IT’S a railway book that has been timetabled for almost 20 years but - like your average British train, perhaps - it’s kept being delayed.
Now, however, a picture tome charting the golden age of railways in South Yorkshire is coming down the line.
And, as The Diary’s exclusive picture preview shows, it’s been well worth the wait (unlike your average, overcrowded British train perhaps).
The book - The Lost Railways of Yorkshire’s West Riding, Barnsley, Doncaster, Sheffield and the South - has been compiled by Scottish publishers Stenlake. It features dozens of rare pictures of historic trains and long-gone stations - Sheffield Victoria, Neepsend and Oughty Bridge among them.
But what of that delay?
It seems our region is almost the last in England to be featured in a series which the company first started producing back in the early Nineties. Why the hold-up?
“Yorkshire was always one of the counties we planned to do first actually,” says David Pettigrew, the man behind the tome. “But it’s such a big place and we had so many pictures it was almost a daunting task to decide how to do it. In the end we kept putting it off and covering other regions first.”
Eventually, the decided to divide the region into three books based on geographical areas with the other two tomes on the West Ridings and the north.
“We use pictures from a couple of private collections,” explains David. “Then we spend a good deal of time researching each image that we choose to feature. It’s very labour intensive because accurate information about stations which have disappeared, for example, isn’t always easy to come by.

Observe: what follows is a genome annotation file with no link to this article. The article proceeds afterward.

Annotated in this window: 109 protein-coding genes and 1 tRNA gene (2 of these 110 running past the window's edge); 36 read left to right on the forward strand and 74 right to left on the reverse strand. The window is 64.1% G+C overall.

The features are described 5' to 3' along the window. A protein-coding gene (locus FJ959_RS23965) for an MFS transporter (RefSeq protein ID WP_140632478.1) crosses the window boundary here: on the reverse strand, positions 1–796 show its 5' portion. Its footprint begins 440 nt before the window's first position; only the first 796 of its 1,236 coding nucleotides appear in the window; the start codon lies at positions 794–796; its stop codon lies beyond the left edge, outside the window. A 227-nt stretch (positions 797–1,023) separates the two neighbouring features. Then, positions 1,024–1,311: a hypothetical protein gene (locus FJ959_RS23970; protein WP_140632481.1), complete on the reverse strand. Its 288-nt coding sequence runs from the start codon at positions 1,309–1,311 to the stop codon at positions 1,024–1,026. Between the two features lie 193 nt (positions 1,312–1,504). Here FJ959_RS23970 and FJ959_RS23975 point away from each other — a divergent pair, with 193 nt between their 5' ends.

“But, in the end, I think it leaves us with a really evocative book - both for people who love trains and people interested in social history in general.”
It is well worth choo-choo choosing as a summer time read.
* Book is £9 from shops andstenlake.co.uk
THE DISAPPEARED STATIONS
* Cudworth Railway Station (1840-1968): the original Barnsley Railway Station until the more central facility opened 10 years later, Cudworth became briefly notorious in 1905 when seven people died in an express crash there.
* Neepsend Railway Station (1888 - 1940): situated close to where the Ski Village was later built, this sat on the Manchester-Sheffield-Lincolnshire line. It shut after a tramline extension to the suburb caused a loss of passengers.
* Oughty Bridge Railway Station (1845-1959): opened on the Sheffield, Ashton-under-Lyne and Manchester line close to Oughtibridge, the old station house is today a Grade II listed converted home.
* Sheffield Victoria Station (1851-1970): once Sheffield’s main station, this became secondary and eventually shut after the opening of Midland. Talk of being brought back into use for High Speed Rail.